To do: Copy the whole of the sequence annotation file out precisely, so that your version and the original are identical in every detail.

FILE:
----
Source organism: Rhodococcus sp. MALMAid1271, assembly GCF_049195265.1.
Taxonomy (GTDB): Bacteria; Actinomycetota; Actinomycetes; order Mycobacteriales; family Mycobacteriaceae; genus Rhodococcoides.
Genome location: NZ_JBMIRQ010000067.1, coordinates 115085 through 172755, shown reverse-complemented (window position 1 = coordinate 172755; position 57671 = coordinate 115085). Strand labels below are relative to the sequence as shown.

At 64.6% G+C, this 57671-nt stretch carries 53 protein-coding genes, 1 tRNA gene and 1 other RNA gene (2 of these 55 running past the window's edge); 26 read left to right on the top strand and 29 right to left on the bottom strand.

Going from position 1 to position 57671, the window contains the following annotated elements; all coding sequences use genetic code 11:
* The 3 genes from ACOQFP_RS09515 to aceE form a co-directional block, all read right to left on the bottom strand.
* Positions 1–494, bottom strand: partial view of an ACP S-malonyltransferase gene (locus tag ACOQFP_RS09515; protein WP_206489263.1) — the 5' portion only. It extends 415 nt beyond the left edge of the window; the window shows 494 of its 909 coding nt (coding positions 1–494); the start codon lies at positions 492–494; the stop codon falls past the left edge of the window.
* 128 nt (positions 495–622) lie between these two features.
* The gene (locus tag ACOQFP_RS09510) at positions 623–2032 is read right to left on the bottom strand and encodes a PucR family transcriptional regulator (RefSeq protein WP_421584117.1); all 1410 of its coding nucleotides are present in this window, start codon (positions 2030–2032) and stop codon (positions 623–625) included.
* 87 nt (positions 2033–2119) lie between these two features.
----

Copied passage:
Source organism: Rhodococcus sp. MALMAid1271, assembly GCF_049195265.1.
Taxonomy (GTDB): Bacteria; Actinomycetota; Actinomycetes; order Mycobacteriales; family Mycobacteriaceae; genus Rhodococcoides.
Genome location: NZ_JBMIRQ010000067.1, coordinates 115085 through 172755, shown reverse-complemented (window position 1 = coordinate 172755; position 57671 = coordinate 115085). Strand labels below are relative to the sequence as shown.

At 64.6% G+C, this 57671-nt stretch carries 53 protein-coding genes, 1 tRNA gene and 1 other RNA gene (2 of these 55 running past the window's edge); 26 read left to right on the top strand and 29 right to left on the bottom strand.

Going from position 1 to position 57671, the window contains the following annotated elements; all coding sequences use genetic code 11:
* The 3 genes from ACOQFP_RS09515 to aceE form a co-directional block, all read right to left on the bottom strand.
* Positions 1–494, bottom strand: partial view of an ACP S-malonyltransferase gene (locus tag ACOQFP_RS09515; protein WP_206489263.1) — the 5' portion only. It extends 415 nt beyond the left edge of the window; the window shows 494 of its 909 coding nt (coding positions 1–494); the start codon lies at positions 492–494; the stop codon falls past the left edge of the window.
* 128 nt (positions 495–622) lie between these two features.
* The gene (locus tag ACOQFP_RS09510) at positions 623–2032 is read right to left on the bottom strand and encodes a PucR family transcriptional regulator (RefSeq protein WP_421584117.1); all 1410 of its coding nucleotides are present in this window, start codon (positions 2030–2032) and stop codon (positions 623–625) included.
* 87 nt (positions 2033–2119) lie between these two features.